If you’re coding an Android app and using the fantastic Glide library to load images in a RecyclerView, you’ll probably Google [glide recyclerview] to see if there is any gotchas like potential memory leaks or something. The first result in the SERP is the Glide docs about using RecyclerViewPreloader to load images ahead of a user scrolling. It’s kind of complicated to integrate and when I was setting it up, I asked myself is it even worth the bother compared to the gloriously simple
After investigation, I’m going to say a reluctant yes if a lot of your users will have poor Internet. If most of your users have good Internet, then it really makes no difference.
I recorded videos of an Espresso test that loads the RecyclerView fragment, on the left with no preloader and on the right with it enabled. Both tests are the same otherwise; sleeps for 15 seconds to give a chance for the preloader (or not) to work its magic, scrolls 10 times through the list while sleeping 1.5 seconds every scroll before finally sleeping 5 seconds at the last position. The Espresso tests were run on a tablet with Charles proxy throttling the connection at 1megabit. I put both videos side-by-side while trying to lineup the scrolls as closely as possible, it’s a small bit off but it’ll do:
You can judge the results for yourself. Sure, the preloader on the right does do something on a throttled connection of 1megabit while the user is scrolling through quickly. But at the end when the user stops for 5 seconds, the normal Glide has loaded a few images as you’d expect. I would say this is sufficient as a low bandwidth user probably only wants images to load where they’re spending time looking at.
Remember this is on a throttled connection. On most phones with good internet that can play Youtube videos all day, none of this matters and the preloader is definitely not worth the hassle.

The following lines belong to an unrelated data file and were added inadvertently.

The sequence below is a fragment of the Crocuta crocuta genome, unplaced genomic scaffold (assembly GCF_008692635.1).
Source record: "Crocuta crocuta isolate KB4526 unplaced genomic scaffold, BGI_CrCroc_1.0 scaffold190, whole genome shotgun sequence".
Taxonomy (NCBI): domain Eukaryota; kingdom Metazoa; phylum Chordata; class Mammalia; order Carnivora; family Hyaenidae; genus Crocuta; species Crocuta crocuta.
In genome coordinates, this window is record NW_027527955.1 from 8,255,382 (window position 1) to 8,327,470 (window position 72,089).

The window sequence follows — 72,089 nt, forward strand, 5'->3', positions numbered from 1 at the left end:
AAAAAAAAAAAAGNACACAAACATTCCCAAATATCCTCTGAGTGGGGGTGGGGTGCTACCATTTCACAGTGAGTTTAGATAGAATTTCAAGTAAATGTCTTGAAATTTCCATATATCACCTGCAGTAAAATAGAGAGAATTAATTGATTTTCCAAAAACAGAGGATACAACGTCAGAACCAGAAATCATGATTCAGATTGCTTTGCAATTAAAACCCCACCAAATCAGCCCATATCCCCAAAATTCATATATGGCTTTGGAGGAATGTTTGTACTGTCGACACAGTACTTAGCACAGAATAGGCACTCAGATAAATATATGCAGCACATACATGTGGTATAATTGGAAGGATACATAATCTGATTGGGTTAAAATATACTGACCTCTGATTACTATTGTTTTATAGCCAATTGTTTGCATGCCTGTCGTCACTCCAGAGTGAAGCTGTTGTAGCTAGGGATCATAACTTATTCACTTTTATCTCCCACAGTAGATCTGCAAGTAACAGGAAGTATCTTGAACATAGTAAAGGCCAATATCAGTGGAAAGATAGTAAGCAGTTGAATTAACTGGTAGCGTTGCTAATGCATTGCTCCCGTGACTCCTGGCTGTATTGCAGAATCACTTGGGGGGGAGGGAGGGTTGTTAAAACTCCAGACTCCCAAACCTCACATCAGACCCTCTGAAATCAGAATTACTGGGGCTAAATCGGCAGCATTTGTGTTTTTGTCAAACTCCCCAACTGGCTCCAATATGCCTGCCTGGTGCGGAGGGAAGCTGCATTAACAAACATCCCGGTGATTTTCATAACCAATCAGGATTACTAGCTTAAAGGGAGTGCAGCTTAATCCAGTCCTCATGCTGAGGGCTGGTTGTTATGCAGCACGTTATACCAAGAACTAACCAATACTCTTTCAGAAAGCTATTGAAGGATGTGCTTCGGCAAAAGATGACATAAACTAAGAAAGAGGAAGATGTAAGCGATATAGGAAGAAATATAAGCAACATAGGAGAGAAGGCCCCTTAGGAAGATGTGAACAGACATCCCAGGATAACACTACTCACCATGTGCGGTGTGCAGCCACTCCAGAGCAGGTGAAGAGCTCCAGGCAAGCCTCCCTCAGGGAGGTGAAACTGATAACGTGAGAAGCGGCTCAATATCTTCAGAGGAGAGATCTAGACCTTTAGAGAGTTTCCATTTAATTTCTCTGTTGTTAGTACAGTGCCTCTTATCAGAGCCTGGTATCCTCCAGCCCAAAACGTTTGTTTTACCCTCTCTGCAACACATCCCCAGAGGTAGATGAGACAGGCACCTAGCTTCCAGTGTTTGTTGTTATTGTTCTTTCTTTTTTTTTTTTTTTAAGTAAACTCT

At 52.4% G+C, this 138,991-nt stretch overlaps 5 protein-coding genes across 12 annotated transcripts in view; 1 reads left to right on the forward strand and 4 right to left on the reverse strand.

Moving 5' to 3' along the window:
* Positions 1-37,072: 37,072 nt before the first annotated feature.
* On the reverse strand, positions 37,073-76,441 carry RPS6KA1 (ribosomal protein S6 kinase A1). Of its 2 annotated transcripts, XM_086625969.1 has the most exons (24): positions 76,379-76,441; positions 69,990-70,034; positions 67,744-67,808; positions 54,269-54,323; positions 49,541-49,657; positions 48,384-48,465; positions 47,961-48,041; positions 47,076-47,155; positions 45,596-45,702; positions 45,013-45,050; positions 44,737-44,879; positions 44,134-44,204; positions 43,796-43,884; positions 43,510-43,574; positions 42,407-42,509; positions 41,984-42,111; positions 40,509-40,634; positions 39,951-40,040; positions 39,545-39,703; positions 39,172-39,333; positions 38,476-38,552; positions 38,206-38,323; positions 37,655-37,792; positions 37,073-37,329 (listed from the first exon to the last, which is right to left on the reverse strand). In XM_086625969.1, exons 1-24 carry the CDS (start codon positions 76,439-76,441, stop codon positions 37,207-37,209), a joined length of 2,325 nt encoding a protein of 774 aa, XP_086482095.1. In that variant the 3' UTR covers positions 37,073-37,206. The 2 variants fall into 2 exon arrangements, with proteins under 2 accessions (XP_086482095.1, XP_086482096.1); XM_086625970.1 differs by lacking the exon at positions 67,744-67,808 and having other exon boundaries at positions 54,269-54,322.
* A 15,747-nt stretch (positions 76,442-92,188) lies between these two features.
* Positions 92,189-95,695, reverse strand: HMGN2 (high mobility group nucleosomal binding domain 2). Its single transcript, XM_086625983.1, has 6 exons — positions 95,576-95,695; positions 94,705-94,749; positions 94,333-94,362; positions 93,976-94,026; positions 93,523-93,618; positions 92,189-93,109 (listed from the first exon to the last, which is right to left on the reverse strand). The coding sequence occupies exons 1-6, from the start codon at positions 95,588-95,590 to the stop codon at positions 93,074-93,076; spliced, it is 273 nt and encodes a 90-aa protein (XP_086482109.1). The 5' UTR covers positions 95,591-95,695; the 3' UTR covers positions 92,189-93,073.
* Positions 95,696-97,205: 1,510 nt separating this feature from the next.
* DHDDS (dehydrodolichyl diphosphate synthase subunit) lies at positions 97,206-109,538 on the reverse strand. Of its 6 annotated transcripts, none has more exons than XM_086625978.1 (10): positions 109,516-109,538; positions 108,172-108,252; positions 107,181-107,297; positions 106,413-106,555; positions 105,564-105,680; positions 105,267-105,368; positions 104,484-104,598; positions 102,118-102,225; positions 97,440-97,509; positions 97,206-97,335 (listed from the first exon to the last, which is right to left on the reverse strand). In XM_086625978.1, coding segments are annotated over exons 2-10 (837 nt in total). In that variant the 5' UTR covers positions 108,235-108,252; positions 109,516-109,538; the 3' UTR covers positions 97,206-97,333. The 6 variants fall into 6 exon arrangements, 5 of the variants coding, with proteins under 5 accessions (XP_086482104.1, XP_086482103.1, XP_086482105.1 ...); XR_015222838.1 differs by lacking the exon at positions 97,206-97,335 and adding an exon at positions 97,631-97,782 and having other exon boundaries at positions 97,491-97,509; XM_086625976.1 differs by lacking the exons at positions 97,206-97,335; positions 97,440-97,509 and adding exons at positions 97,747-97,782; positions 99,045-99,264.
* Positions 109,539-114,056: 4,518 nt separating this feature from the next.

Memory cache EngineKey
Another thing I noticed is how easy it is to miss the cache. Your EngineKey hashcode for your image in your preloader has to match exactly the image that’s loaded in the
onBindViewHolder or else it’ll be a fresh load. You can verify this by turning on Glide logging with
adb shell setprop log.tag.Engine VERBOSE and checking your LogCat for either ‘Loaded resource from cache’ or ‘Loaded resource from active resources’ for a memory cache hit or ‘Started new load’ for a miss. Your preloader and bind code might match exactly but the bind might implicity do a transform which will mean a different hashcode for the image. I had to specify
.override(640,640) in my code.
But it actually doesn’t really matter if Glide has to do a fresh load as the preloader has already saved the image to the disk cache assuming you got the URLs the same at least. So it’s probably not even noticeable.
Remember that RecyclerViewPreloader is for caching images in memory which in turn caches images to disk. But there’s easier ways to cache to disk only.
These are just a few of my findings while playing with Glide. It’s very possible I got things very wrong, so correct me in the comments if I did.